Amid ongoing battles with the state government over various issues, Kerala Governor Arif Mohammed Khan claimed on Friday that the governor’s stance is not a rubber stamp and that he will set his sights if anything comes his way.
Khan, who has been the governor of Kerala for three years, also said that he does not believe all non-BJP states have problems with their respective governors.
“I do not believe that all non-BJP states have issues with the governor and I also do not believe that with BJP governments there are no disagreements between the government and the governor. Out of the recent three rulings, one is about West Bengal, one pertains to Kerala and the other pertains to Gujarat, which has a BJP government. I don’t think we should generalize these things. Even in BJP-ruled states, there were sometimes disagreements…” he said.
He referred to certain Supreme Court rulings.
During a session at the 2022 Times Now Summit here, Khan said, in response to a question about criticizing the governor being a rubber stamp, the question is “why do you have the governor’s attitude”.
“You made this arrangement, which is very costly, just to sit there and act like a stamp, not to use his mind? President Fakruddin Ali Ahmed was squarely criticized by everyone to the extent that a cartoon was published in newspapers where he sits in the bathtub asking his servant to sign more ordinances If you remember after the emergency…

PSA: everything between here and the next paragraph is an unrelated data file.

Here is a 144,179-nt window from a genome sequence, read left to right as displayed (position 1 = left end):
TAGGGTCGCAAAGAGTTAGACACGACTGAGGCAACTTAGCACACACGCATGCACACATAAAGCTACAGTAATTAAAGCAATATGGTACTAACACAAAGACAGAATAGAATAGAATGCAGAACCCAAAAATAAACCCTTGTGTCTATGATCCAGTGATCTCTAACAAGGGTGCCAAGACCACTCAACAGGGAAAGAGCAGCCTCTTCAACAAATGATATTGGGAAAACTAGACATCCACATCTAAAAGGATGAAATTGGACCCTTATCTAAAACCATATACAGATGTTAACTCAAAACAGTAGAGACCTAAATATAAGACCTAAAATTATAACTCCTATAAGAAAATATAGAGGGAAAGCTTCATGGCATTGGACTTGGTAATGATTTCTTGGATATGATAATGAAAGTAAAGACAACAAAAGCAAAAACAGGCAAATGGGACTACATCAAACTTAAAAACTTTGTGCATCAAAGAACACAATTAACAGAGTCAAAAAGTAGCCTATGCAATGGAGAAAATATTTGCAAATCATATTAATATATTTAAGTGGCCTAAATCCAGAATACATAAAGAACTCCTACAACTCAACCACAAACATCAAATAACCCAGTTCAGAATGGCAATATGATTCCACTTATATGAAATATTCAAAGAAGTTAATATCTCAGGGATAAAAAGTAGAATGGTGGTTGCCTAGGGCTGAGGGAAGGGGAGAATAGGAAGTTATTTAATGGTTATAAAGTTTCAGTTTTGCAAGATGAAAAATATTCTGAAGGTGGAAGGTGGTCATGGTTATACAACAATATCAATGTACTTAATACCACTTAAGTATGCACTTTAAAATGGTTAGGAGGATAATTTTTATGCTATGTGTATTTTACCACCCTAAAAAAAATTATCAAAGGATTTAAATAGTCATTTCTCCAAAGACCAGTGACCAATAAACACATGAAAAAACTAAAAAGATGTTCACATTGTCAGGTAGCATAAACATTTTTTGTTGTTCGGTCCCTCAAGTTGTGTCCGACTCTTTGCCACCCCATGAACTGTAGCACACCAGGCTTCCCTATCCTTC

“Why don’t you put a rubber stamp in the Raj Bhavan? After the cabinet passes an ordinance, the chief minister comes to the Raj Bhavan to a certain room, picks up that rubber stamp and puts it…,” he said.
He also stressed that India has been a unity culturally and spiritually, but the country has been politically fragmented for centuries.
“We needed someone in the state when your unit was only 75 years old and your history of political fragmentation and centrifugal forces operating in India is several thousand years old,” he said.
Further, Khan said that “if anything comes to me for approval, I will apply my thoughts”.
The governor also mentioned the unrest taking place in certain parts in the wake of the citizenship amendment bill and took a look at the government of Kerala, which had passed a resolution against the bill.
“…in a democracy everyone has the right to criticism, criticism is the essence of democracy but the problem arises when you cross the border. Citizenship is something that falls exclusively under the central government.
“If a political party in a state passes a resolution against it, that is absolutely fine. But if you take the matter to the Kerala Assembly, which has no jurisdiction over citizenship and you waste the money of the treasury on convening these sessions and then If you go to the Supreme Court and you don’t even inform the governor, the problem arises because you exceed your powers,” he stressed.
Khan and the Kerala government are at odds on several issues.
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